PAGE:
Transitioning to a Pesticide Free Europe?
Across Europe there are a number of proactive people and organisations who have taken actions on pesticides.
With this page we wish to honour these initiatives, giving special attention to visionary politicians and civil society initiatives that have been a focal point in the movement to become pesticide free.
There are a number of visionary politicians, local authorities and NGOs who have visions on making their towns pesticide free, and who have made interesting plans on how to go pesticide free. For example, Wallonia region in Belgium has not only banned the use of pesticides but also has launched different actions to achieve pesticide free areas such as promotion of organic agriculture and increasing share of organic farmers.
Private and public areas where use of pesticides is banned
Danish towns have taken actions to ban pesticide use in specific areas to protect water. A number of Italian communes have taken actions to ban pesticide use in areas next to where inhabitants live (Vallersa and Malles); one town has made it mandatory for their farmers to apply organic farming (Malosco) and a few French towns are trying to establish bufferstrips, for instance Ruelle, but so far without success. This means that garden owners and farmers in these areas are obliged to apply organic farming.
In France, garden owners will no longer be able to use pesticides as from 2019. Also Belgium is on the move: initiated by Brussels, followed by Wallonia, but now enlarged to entire Belgium, it has been decided to ban use of glyphosate to protect the humans not only in public areas but also for private use in gardens. The Brussels region has also banned the use of neonicotinoids for use in private gardens.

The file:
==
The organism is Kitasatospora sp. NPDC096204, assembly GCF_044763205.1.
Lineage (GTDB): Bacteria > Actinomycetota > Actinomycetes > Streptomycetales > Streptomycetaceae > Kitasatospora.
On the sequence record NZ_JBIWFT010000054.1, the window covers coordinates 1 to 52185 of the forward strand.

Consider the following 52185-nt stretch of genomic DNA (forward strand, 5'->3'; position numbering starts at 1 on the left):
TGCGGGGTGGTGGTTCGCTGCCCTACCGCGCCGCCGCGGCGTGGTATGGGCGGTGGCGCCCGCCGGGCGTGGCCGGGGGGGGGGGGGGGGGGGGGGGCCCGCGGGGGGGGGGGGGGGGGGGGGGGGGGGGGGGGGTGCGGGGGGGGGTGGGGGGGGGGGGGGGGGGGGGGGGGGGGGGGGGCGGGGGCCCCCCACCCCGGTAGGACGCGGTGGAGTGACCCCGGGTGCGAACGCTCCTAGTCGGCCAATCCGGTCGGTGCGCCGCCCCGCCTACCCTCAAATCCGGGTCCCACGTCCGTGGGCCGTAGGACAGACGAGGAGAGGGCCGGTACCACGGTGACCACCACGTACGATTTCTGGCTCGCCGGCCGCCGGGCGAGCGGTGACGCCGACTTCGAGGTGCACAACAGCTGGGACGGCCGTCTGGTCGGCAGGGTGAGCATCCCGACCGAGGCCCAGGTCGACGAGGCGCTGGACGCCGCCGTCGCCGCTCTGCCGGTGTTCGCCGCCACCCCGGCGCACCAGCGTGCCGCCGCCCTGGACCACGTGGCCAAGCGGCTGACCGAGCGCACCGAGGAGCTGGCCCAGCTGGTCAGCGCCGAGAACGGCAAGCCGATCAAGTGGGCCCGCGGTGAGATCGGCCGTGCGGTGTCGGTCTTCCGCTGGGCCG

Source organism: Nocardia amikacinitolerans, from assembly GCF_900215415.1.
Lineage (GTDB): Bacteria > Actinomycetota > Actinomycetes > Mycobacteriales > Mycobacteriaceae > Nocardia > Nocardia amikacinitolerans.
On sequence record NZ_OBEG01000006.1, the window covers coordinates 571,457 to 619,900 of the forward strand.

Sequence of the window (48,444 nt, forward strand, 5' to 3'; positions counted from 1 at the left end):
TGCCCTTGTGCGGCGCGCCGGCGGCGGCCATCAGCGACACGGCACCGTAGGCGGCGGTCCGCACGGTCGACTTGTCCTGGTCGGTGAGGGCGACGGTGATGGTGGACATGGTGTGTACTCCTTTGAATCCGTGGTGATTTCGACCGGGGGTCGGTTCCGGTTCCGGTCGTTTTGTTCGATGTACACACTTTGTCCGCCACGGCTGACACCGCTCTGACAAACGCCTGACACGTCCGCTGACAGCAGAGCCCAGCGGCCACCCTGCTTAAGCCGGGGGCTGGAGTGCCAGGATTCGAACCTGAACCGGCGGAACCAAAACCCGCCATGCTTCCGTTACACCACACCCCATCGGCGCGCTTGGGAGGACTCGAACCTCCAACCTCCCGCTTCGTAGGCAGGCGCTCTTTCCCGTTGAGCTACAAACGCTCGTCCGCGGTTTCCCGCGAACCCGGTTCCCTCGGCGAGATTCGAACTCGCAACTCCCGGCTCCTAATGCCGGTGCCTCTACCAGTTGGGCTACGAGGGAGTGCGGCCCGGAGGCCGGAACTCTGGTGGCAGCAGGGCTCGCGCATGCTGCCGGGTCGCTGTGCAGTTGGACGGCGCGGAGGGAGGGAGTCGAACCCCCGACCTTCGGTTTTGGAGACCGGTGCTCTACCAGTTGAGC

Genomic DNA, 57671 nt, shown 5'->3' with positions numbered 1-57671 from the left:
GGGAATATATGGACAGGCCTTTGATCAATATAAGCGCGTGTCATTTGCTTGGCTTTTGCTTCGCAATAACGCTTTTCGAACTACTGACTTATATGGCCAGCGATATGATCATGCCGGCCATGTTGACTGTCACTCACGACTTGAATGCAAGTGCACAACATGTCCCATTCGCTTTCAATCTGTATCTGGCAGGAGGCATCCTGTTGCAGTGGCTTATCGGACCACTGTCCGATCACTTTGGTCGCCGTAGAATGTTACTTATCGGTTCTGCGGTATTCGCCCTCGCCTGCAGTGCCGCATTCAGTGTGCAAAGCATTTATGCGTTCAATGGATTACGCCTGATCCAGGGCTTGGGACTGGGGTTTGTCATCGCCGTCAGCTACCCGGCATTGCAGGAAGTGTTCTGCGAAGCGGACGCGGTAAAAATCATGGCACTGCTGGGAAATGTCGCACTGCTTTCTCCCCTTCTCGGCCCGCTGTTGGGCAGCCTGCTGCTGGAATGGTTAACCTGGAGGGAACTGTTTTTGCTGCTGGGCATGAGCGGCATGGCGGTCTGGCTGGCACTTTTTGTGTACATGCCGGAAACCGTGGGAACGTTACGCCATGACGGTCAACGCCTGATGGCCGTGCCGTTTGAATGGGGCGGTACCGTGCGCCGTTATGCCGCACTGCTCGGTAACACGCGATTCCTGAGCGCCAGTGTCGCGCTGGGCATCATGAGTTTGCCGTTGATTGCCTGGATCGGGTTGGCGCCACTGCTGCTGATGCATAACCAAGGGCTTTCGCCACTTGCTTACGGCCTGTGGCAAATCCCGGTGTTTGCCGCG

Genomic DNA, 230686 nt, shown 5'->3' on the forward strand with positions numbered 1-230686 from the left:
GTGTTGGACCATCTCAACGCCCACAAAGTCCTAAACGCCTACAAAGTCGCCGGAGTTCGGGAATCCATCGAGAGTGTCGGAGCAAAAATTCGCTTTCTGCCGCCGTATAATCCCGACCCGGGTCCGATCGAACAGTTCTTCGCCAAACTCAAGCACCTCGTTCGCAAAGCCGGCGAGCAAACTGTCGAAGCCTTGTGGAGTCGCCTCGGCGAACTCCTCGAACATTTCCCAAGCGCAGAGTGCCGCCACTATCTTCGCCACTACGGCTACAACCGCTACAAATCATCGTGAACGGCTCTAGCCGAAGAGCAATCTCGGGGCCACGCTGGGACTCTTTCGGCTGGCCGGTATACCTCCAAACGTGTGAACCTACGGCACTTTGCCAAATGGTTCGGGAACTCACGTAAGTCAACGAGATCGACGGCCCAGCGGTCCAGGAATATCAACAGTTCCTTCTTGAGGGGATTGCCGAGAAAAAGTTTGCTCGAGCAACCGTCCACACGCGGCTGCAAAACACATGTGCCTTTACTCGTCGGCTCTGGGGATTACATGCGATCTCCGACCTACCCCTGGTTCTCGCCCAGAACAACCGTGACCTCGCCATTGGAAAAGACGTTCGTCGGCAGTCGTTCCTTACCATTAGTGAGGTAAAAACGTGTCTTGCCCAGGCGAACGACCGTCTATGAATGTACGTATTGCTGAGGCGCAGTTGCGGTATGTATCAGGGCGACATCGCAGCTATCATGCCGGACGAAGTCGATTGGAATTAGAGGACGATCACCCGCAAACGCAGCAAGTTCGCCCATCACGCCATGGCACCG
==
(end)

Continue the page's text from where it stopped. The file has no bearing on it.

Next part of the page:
Pesticides view pdf
Citizens for Pesticide Ban
in Malles view pdf
Banning Pesticides in
Malosco view pdf
Protecting Water in
Aarhus view pdf
GLYPHOSATE BAN IN THE
Water in Egedal
Labbé law in France
There are areas where there is a strong civil society support and entrepreneurial spirit to make the area they live in green.
One model is the bio-district (or eco-region) which is a geographical area where farmers, citizens, tour operators, associations and public administrations cooperate with each other to promote a sustainable use of natural resources by focusing on organic pro-
duction (biodistretto.net). The aim of these ecoregions is to support rural communities based on local economic growth based on sustainable agriculture and good quality food while also contributing to the preservation of local traditions and traditional knowledge. Some of these bio-districts are also supported by local politics but are mainly taken forward by local pioneers. While movements like biodistrict are really positive developments.